# Preliminary Data: Capacitors

Summary of Progress up to this Point:

I have found the energy storage capability of a simple, slightly physically impractical, square parallel plate capacitor. Compared to the idealized model taught in introductory physics, this capacitor stores 94.34% the energy, the discrepancy likely caused by the finite dimensions of the plates. The accuracy of my model is likely high based on a comparison of the methods used and a sampling of values produced by the exact, theoretical model.

Details:

Recall Coulomb’s Law for a charged surface: $\large \vec{E}(\vec{r}) =\frac{1}{4 \pi \epsilon_0} \int \frac{\sigma\left(\vec{r'}\right)}{\mathfrak{r}^{2}}\hat{\mathfrak{r}} \: da'$. In Cartesian coordinates for a flat plate lying in the xy-plane at z=0, this can be more explicitly written as:

$\vec{E}(x,y,z)=\frac{1}{4 \pi \epsilon_0}\int_{y'_i}^{y'_f}\int_{x'_i}^{x'_f}\sigma\frac{(x - x', y - y', z - z')}{((x - x')^2 + (y - y')^2 + (z - z')^2)^{3/2}}\mathrm{d}x'\mathrm{d}y'$

This complicated multi-variable vector integral expression is actually executed correctly by Mathematica, giving the field at a point very close to the middle of a rectangular charged plate, or of any point fairly far away from the plate in a short time (~10 seconds at the most on my personal computer). However, at points very close to the plate at an arbitrary location (for example, half-way between the center and a corner) the program took several minutes to evaluate; not a practical outcome. Therefore, my method of splitting the plane into thousands of tiny point charges (which is computationally efficient everywhere) needed to be examined for accuracy.

This method is built on the simpler form of Coulomb’s Law for a point charge: $\vec{E}(\vec{r})=\frac{1}{4 \pi \epsilon_0}\frac{q}{r^2}\hat{r}$ but is applied across thousands of point charges that form a grid superimposed over the plane being studied (the limit as the number of tiny charges approaches infinity is the exact expression). This method is extremely accurate at a distance, but up close it breaks down as the quantization of charge is noticeable, unfortunate given that capacitors are being studied. Therefore, the field produced by two slightly different arrangements was examined. For example, a grid of 100×100 points was calculated and averaged with a field produced by a 101×101 grid. This was done because a point that is very near a charge for one configuration is commensurable far away from the nearest charges for the other configuration. Averaging these out produces a value very close (only 0.04% too high) to the field of the theoretical model.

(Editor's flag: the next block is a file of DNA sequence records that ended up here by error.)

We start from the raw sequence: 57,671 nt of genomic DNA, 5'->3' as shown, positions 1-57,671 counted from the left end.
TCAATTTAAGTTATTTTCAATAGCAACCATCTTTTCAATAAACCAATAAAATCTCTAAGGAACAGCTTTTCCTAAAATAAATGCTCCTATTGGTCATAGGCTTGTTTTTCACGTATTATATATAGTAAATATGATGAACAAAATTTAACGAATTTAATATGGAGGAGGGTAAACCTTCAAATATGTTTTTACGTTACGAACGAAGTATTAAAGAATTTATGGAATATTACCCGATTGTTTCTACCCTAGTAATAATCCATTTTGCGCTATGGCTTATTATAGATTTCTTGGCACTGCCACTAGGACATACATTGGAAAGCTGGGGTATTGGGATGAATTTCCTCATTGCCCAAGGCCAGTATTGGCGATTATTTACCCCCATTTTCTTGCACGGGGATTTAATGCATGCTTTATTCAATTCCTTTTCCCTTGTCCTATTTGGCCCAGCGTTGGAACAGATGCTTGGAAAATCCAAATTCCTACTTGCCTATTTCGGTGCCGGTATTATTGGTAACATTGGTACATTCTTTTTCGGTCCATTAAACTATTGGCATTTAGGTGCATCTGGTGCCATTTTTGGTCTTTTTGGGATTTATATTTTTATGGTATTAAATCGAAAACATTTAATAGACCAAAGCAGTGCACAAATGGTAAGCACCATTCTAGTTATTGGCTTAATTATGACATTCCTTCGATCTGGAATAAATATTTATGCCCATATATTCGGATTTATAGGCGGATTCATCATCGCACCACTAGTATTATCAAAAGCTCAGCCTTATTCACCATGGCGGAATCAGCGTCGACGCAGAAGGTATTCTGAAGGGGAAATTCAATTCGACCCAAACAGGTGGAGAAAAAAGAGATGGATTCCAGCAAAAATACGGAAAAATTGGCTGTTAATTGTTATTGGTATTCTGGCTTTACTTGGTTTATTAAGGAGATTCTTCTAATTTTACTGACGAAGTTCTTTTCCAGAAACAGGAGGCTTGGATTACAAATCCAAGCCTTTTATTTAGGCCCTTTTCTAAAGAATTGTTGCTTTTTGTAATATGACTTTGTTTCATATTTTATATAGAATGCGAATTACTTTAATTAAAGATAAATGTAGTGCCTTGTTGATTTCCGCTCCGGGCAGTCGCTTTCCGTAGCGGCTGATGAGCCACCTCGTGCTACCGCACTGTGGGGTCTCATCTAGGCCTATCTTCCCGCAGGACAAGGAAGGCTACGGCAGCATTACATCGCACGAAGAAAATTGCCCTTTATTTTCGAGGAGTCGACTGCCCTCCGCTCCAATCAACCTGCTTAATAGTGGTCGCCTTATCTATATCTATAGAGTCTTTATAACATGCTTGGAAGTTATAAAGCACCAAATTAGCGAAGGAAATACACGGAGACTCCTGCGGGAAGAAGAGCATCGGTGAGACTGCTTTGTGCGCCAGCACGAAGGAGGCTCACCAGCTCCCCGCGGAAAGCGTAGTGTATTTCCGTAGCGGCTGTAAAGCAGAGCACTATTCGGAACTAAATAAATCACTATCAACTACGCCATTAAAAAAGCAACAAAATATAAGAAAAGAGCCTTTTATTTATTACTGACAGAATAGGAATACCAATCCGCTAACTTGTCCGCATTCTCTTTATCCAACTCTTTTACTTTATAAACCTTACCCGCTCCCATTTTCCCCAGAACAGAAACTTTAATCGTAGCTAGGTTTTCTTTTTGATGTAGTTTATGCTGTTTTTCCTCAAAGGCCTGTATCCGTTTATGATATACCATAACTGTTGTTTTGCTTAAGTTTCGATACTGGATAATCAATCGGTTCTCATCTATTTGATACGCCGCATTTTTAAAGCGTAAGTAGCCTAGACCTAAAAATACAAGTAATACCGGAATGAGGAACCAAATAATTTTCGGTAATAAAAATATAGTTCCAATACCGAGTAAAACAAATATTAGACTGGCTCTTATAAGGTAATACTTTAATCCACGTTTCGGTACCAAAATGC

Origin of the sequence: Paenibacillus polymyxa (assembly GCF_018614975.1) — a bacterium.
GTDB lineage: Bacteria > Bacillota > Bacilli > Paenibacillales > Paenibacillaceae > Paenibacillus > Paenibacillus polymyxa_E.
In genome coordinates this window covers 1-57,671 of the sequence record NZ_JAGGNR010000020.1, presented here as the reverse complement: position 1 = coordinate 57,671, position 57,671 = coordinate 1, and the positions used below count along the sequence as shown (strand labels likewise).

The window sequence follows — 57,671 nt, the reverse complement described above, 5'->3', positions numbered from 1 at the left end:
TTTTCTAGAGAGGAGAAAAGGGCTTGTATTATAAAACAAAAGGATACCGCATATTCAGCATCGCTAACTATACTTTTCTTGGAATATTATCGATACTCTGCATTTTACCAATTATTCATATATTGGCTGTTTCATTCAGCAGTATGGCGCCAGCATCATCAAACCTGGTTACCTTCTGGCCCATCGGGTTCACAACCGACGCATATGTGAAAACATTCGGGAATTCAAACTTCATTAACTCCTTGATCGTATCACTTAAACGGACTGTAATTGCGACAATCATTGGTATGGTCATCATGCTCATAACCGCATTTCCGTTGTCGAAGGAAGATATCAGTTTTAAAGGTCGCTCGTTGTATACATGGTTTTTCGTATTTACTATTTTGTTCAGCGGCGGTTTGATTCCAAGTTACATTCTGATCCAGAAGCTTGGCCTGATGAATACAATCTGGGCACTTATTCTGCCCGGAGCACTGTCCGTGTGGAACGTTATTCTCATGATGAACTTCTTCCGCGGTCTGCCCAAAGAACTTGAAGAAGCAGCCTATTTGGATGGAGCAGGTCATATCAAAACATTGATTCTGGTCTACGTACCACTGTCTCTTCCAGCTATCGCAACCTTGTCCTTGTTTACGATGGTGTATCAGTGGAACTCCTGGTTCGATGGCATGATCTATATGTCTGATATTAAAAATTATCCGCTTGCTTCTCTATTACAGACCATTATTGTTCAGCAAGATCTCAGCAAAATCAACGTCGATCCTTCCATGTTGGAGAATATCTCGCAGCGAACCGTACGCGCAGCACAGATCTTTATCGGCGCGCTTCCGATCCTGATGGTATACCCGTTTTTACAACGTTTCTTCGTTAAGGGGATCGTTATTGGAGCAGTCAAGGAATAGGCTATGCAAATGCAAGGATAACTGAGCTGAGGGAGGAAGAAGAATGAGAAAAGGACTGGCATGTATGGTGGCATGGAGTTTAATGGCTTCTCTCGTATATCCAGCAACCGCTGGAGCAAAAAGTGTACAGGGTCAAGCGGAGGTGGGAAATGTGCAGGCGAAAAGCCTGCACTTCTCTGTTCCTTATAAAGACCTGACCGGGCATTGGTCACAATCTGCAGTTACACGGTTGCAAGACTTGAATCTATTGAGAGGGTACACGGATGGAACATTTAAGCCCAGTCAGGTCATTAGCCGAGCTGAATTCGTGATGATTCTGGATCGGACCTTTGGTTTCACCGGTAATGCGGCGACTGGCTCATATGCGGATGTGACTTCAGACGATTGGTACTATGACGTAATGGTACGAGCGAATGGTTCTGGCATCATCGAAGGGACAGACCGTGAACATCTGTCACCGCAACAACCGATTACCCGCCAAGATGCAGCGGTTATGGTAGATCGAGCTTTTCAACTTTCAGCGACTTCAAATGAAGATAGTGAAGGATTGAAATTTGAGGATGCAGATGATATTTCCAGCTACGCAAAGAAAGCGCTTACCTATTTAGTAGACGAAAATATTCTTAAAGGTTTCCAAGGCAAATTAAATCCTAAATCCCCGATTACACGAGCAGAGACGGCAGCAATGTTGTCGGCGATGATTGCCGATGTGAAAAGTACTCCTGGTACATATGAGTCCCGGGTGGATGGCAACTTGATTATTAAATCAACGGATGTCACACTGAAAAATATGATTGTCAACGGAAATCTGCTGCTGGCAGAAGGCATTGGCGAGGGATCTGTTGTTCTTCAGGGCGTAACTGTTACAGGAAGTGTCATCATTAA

Once the model was justified, the points being tested were selected. Only points half-way between plates were evaluated because getting to close to the grid resulted in inaccurate values for the E-field, despite the otherwise successful attempt above to “smooth out” the point charges. Sampling this narrow range was justified because the exact method showed that the field varies by less than a percent across the small separation gap between plates. The values for the charge placed on the plates was taken from a problem in Knight.

To save time for the heavy computation, symmetry was invoked. Recognizing that only one quadrant of the area between plates needed to be evaluated, and that only one plate needed to be examined (because plates are identical aside from their charge sign), the computation was performed in one eighth the time previously expected. Nevertheless, the computation of the electric field at 256 points close to the plate took 10 minutes and 18 seconds when run through the relatively fast and efficient servers available to Vassar students through VApps.

To find the energy stored within, I had to reverse engineer eq. 2.45 (Griffiths, 4th Ed.). Instead of using the integral that describes the energy in a capacitor $W=\frac{\epsilon_0}{2}\int E^2 (\vec{r})\mathrm{d}\tau$, I instead broke this integral into a sum:

$W=\frac{\epsilon_0}{2}\sum_{i}E^2 (\vec{r}_i)\Delta V$

where ΔV was the area in the immediate vicinity of the point sampled (for all 1024 of the evenly-spaced points, this was simply 1/1024 the total volume). This was necessary because I only have a quantized set of point at which I know the electric field, rather than an integrable function for the electric field.

In summary for the data gathered thus far, the energy stored in a 2 meter by 2 meter parallel plate capacitor with a separation of 2 centimeters is 0.2664 mJ. The basic approximation, where $\vec{E}_{ppc}=\frac{\sigma}{\epsilon_0}\hat{n}$, resulted in 0.2824 mJ.

Next Steps:

As of yet, no visual aids have been developed due to the numerical nature of the early stages of the project. As the first heavy computation has been done and shown to be a success, time can now be devoted to the following:

• Illustrating the fringing field at the very edge of a capacitor. This is likely one of the causes of the reduced energy storage observed compared to the infinite approximation, thus it would be an important concept to visualize.
• Running a few more capacitor simulations and plotting the effect of plate separation on energy storage.

The math behind calculating related values (such as capacitance or the effect of an added dielectric) is fairly straightforward and can be saved until the end.

References:

• Griffiths, Electrodynamics 4th Ed.
• Knight, Physics for Scientists and Engineers 2nd Ed

Mathematica:

• Main File: https://www.dropbox.com/s/2ab6445v9s95xvz/ModelingCapacitors_Kachelein_PHYS341_2014.nb
• Data File: https://www.dropbox.com/s/47apmk39swj0ucn/ModelingCapacitors_Kachelein_PHYS341_2014_GIANT%20DATA%20FOLDER.nb